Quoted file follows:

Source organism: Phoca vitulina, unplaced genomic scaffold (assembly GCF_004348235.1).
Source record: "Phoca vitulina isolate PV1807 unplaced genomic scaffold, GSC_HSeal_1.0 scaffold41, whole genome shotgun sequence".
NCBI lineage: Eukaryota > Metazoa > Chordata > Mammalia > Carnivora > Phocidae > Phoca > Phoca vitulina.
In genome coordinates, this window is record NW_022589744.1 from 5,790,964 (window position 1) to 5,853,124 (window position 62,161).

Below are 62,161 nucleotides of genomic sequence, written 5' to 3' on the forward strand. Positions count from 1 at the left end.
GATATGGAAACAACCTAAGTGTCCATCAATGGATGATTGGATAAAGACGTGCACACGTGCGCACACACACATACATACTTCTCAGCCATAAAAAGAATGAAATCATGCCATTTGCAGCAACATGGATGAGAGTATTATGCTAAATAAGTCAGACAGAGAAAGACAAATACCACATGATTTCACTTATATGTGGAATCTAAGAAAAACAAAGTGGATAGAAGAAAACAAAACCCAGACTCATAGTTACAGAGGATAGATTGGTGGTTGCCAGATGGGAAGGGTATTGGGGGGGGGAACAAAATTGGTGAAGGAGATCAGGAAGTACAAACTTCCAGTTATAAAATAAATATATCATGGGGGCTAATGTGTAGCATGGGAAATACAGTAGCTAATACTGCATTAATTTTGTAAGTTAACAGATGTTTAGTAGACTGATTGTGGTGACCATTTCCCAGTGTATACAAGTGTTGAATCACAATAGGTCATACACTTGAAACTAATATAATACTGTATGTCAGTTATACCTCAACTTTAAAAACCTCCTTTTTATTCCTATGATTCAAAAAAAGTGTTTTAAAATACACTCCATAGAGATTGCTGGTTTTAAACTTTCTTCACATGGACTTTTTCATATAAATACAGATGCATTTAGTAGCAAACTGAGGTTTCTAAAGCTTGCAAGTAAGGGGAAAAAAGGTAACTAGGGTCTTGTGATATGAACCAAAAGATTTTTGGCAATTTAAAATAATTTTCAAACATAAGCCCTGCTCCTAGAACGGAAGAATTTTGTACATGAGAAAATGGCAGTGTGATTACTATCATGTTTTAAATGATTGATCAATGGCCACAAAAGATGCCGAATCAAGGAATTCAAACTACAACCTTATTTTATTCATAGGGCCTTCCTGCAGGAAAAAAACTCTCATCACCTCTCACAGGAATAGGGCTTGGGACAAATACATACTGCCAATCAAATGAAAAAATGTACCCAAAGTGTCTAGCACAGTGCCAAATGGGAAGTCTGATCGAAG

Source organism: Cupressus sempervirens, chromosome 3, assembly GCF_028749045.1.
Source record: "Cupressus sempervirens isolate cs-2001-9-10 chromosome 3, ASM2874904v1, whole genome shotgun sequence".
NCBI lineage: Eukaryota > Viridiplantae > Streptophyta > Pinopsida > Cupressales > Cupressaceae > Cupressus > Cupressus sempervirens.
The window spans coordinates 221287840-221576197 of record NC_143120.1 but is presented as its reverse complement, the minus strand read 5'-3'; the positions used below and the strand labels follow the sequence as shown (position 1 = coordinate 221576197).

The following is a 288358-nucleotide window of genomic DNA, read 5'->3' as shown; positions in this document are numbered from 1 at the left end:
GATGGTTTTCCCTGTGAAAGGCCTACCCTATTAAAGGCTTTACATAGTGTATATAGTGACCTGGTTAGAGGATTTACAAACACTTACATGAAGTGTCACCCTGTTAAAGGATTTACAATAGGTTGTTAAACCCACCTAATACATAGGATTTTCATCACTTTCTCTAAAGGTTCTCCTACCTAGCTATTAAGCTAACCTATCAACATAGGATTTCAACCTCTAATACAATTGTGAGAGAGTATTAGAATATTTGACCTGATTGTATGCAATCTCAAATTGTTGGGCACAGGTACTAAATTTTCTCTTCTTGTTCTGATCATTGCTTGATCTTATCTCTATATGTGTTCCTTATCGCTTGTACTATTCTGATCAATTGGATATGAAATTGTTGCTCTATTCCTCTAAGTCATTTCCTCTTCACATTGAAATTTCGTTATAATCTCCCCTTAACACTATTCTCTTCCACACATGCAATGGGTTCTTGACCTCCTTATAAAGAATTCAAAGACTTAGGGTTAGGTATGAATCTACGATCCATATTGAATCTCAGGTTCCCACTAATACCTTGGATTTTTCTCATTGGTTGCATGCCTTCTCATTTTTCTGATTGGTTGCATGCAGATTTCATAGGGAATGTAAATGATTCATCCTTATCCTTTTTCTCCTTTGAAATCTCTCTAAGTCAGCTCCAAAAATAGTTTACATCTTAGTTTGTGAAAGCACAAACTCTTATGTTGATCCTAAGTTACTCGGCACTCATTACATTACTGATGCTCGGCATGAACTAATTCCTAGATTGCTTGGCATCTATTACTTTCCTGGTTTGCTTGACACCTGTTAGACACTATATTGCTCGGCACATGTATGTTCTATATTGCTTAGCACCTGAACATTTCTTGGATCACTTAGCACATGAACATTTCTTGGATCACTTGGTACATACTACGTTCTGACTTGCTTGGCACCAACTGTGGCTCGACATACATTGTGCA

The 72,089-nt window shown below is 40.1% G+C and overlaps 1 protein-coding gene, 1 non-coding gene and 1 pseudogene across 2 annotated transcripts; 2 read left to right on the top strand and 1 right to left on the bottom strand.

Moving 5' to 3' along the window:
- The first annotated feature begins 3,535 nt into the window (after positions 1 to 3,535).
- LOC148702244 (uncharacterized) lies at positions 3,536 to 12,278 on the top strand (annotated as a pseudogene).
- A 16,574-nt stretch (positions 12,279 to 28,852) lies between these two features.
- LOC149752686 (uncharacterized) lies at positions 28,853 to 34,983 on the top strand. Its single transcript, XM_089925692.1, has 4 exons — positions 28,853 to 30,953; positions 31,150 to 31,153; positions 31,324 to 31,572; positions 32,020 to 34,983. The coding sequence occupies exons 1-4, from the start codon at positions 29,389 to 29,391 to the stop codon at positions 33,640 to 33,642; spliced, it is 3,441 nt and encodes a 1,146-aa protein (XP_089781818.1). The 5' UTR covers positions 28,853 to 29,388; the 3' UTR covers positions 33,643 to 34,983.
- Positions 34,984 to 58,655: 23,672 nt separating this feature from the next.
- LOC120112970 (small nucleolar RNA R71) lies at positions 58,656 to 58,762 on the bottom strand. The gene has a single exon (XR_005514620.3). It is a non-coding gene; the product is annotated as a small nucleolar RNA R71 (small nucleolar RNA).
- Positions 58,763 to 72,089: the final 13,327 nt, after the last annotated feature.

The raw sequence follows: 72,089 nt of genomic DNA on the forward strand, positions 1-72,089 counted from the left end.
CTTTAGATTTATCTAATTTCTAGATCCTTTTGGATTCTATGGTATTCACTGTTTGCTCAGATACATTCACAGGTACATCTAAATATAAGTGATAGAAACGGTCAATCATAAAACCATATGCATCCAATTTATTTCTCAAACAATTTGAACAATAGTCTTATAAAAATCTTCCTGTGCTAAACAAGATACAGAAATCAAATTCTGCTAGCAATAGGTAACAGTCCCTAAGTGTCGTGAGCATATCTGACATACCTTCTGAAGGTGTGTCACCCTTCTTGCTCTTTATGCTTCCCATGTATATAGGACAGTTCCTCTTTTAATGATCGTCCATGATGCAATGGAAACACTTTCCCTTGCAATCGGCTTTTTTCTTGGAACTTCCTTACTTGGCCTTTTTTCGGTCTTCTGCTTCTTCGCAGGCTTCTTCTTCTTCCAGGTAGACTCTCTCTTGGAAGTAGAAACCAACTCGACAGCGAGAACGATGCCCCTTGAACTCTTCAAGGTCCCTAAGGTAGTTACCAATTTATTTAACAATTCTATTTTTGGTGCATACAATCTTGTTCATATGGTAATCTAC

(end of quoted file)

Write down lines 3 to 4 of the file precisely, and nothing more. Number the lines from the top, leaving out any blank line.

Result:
NCBI lineage: Eukaryota > Metazoa > Chordata > Mammalia > Carnivora > Phocidae > Phoca > Phoca vitulina.
In genome coordinates, this window is record NW_022589744.1 from 5,790,964 (window position 1) to 5,853,124 (window position 62,161).